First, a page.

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The Australian euthanasia debate has heated up, with Western Australia rejecting an active euthanasia bill, but legalization bills introduced in South Australia, New South Wales, and soon, Tazmania, among other places.  The death movement is being fronted Down Under by the Greens, who see it simplistically as an issue of “choice,” regardless of the consequences to the vulnerable and the truth that it causes the end of choice because there is no changing one’s mind.

As I have discussed here before, the proposals broad and elastic, the “guidelines” mostly ephemeral, apparently designed more to give the appearance of close control—not that even they would followed, given the history of the Netherlands and Belgium.  But even these restrictions are too strict for the primary Australian advocate of euthanasia, Philip Nitschke. As recounted in a friendly interview for a Green publication, he once again demonstrates that he considers being made dead a human right—which means it should be available to all competent comers, not just some.  From the article:

The current debate focuses on the rights of terminally ill people, but Nitschke said there is also a bigger human rights issue at stake. “People say to me increasingly: ‘I make the decision about whether I live or die, it’s not up to other people and I want to know that I’ve got that choice’. Exit International is increasingly moving towards making sure every elderly person has that option, and sickness is really not a necessary criteria. “These days I don’t question people that come along who are of sound mind and over a certain age and say they want to die — I think they should have the wherewithal to take that step. We shouldn’t be trying to set some arbitrary standards that satisfy us, it should be left entirely to the decision of the individual.  “That’s become something I’m quite passionate about and as we have this great number of aging baby-boomers getting into their twilight years, I can see it becoming a cutting edge social issue.”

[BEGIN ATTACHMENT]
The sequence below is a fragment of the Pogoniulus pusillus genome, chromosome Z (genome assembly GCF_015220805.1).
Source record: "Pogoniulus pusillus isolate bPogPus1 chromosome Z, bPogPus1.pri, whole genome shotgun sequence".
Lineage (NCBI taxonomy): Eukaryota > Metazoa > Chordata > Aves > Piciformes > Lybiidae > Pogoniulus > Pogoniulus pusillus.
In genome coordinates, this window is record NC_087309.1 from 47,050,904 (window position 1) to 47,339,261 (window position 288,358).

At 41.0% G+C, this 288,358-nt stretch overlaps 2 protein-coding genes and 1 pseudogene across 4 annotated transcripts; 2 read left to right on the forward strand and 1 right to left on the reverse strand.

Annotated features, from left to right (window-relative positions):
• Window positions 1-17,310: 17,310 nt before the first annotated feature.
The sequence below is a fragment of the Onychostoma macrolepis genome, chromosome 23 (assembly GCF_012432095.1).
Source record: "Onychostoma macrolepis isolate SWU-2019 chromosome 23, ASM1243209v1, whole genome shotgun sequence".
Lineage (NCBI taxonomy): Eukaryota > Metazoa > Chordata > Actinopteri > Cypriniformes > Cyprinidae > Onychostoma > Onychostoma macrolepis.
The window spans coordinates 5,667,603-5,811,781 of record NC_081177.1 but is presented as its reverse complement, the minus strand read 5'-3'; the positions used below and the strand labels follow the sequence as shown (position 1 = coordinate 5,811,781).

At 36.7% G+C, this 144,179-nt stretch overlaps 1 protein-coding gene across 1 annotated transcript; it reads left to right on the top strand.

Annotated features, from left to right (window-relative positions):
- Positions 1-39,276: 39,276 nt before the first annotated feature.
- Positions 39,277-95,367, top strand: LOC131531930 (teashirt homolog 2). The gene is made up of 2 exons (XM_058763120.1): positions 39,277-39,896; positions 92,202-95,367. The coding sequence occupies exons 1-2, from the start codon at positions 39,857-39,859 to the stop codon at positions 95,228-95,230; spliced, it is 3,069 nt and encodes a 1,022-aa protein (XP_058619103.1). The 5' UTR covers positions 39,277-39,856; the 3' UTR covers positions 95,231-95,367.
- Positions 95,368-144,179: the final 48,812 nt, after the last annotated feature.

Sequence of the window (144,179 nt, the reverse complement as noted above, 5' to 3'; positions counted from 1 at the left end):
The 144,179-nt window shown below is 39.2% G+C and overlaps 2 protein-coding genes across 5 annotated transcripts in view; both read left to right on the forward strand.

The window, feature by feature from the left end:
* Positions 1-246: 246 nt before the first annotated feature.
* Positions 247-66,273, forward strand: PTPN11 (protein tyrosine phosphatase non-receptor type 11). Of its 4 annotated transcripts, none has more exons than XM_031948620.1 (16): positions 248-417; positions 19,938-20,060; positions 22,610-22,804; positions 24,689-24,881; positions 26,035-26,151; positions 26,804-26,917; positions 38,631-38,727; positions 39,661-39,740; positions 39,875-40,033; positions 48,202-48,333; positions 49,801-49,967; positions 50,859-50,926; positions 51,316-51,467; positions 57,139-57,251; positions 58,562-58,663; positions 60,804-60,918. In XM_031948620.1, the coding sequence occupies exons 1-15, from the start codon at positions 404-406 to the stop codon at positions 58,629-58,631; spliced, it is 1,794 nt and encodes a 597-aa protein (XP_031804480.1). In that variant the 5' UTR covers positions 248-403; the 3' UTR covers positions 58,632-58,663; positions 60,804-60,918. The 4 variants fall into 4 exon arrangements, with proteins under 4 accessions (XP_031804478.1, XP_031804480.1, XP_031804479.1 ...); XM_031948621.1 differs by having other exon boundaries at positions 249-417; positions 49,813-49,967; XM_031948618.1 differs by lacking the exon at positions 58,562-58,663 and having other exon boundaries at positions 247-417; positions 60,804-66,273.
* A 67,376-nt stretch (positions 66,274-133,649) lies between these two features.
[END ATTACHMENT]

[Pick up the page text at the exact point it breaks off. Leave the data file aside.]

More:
It is shameful that the Greens, of all parties, are so hot for euthanasia. I remember when the political left—the one of which I was a part—cared most about protecting the lives of vulnerable people and promoting universal human equality. Now it abandons both causes in advocating for euthanasia.

I am a former liberal (I guess).  But here’s a notable American political leftist, Robert P. Jones, who agrees that euthanasia is illiberal. From my review of his book, Liberalism’s Troubled Search for Equality:
Jones contends that assisted suicide, whatever its liberty claim, profoundly violates the superseding liberal principle that all lives are to be equally protected, since some suicidal persons will receive facilitation,and others prevention, some better care than others, some could be coerced through economic circumstances into not being a “burden,” etc. This being so, and since equality trumps liberty whenever they conflict [according to Ronald Dworkin], Jones argues that assisted suicide should not be legalized—much less made a constitutional right—particularly given the profound social inequalities faced by the seriously ill, the elderly, and people with disabilities....

Jones’ logically argued and precisely aimed brief against assisted suicide from a liberal philosophical perspective—no call to respect the sanctity of human life here—is a distinct service to the broader debate. He proves to anyone with eyes to read that legalizing assisted suicide would be decidedly illiberal and would be an exercise in crass solipsism. As Jones notes in his conclusion:


If liberals could summon the moral vision, integrity, and political will to forego, even temporarily, a liberty for the privileged that is costly to the already disadvantaged, this act would communicate a sincere commitment to equal concern and social solidarity. Failing to make these connections is tantamount to claiming that, in these circumstances, the lives of the disadvantaged matter less, and that position is one that no true egalitarian can tolerate.

So true. But, in my experience, committed assisted-suicide advocates, unlike the author, aren’t much interested in bringing about an ideal liberal and egalitarian society. Rather, theirs is an agenda of the privileged pursued mostly by single-minded advocates who want what they want—the right to die in the time, manner, and method of their own choosing. In achieving this goal, they don’t much care who gets hurt.

Liberalism has euthanized the better angels of its own nature in its pursuit of the death by prescription agenda, of which Nitchke is the most candid spokesperson.  But there are still liberals like Jones who do not swallow the hemlock.  Let’s hope the Joneses of the Left prevail.  The morality of liberalism and the lives of people experiencing difficult circumstances both are on the line.

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